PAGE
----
Rest in peace, Gregg Allman.
I first got acquainted with music of The Allman Brothers Band as a first-semester freshman at Mary Washington College in 1990. My cultural illiteracy as an 18-year-old was embarrassing — especially where music was concerned. I’d arrived at the small, fairly conservative Virginia state school listening to … well, very little other than what I’d heard on the MTV countdown. (I started loving Richard Wagner as a high school senior — but that niche interest was rare for someone my age, so far as I was aware.) It was an ongoing issue when I was a college freshman that upperclassmen would roll their eyes or even occasionally hiss when I told them what music I was into.
Alumnus Steve Miller and his friends were the exception. They showed me far more patience at their parties in “The Tunnel” between Mason and Randolph Halls — they exposed me to tons of The Allman Brothers, Pink Floyd, The Steve Miller Band, and The Beatles. (No, the irony of a guy named Steve Miller coincidentally loving The Steve Miller Band was not lost on us.) Steve and his friends were each, in varying degrees, an amalgam of Obi-Wan and a far mellower version one of the guys from “Animal House” (1978).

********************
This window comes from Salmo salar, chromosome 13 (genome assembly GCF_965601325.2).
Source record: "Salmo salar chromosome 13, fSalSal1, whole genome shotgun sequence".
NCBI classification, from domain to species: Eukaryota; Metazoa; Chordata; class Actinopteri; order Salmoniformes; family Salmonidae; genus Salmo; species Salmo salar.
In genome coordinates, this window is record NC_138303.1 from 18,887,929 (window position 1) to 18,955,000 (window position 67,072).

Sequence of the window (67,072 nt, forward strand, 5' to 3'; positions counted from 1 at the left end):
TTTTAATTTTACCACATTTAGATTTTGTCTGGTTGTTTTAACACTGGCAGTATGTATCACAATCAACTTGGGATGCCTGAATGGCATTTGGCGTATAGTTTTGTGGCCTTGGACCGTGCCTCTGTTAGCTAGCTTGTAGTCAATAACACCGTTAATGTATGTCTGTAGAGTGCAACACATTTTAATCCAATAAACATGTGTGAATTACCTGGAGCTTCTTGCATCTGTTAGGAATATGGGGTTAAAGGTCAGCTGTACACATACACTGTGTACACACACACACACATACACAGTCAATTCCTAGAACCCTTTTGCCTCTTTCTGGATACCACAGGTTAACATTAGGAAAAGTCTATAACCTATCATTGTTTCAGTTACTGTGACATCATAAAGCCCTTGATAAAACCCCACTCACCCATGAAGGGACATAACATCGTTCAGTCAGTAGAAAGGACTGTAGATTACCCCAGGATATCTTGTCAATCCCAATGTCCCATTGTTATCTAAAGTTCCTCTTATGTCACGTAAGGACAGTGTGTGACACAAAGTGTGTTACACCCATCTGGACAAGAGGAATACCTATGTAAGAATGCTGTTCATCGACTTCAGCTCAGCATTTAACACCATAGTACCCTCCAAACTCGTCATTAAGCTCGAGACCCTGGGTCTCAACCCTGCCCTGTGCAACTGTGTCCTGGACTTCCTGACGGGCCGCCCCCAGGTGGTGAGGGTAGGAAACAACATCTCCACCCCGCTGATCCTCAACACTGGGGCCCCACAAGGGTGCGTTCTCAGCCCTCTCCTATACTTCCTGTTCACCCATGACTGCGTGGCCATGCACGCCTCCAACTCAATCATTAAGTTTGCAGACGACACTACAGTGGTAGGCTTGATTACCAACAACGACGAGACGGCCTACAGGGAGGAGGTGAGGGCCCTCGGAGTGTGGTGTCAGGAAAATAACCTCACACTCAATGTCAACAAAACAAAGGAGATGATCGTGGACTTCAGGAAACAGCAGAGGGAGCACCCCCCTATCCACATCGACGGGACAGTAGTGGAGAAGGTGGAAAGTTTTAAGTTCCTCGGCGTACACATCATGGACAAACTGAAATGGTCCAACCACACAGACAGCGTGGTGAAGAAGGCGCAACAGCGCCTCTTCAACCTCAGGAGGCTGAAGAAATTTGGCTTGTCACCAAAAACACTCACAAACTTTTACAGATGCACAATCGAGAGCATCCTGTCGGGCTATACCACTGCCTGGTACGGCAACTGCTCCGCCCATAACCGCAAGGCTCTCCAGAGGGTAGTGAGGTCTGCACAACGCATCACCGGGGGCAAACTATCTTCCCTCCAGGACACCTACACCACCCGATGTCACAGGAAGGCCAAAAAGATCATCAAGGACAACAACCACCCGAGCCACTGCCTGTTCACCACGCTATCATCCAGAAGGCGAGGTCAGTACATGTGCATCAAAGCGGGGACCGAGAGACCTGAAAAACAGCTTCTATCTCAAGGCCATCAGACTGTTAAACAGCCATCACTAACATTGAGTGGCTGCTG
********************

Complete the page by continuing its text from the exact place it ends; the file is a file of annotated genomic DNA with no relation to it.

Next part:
The Allman Brothers were really my first extended exposure to Southern rock. (And, hey, you can’t get much more Southern than a band made up of guys named Berry Oakley or Butch Trucks.) I listened to them whenever there was a party at Steve’s, even after he started hosting his soirees out of his apartment on Sunken Road. Everyone there loved The Allman Brothers. I think “Ramblin’ Man” was probably the group’s favorite.
Today, “Midnight Rider” is by far and away my favorite Allman Brothers song. Curiously enough, though, for the life of me, I do not remember hearing that one in college. I actually started jamming to it after I heard Rob Zombie include it in the score for the opening montage of “The Devil’s Rejects” horror film in 2005.
Anyway … “The Tunnel” at “Mary Washington College” has apparently now been remodeled into the above-ground “The Link” at “The University of Mary Washington.”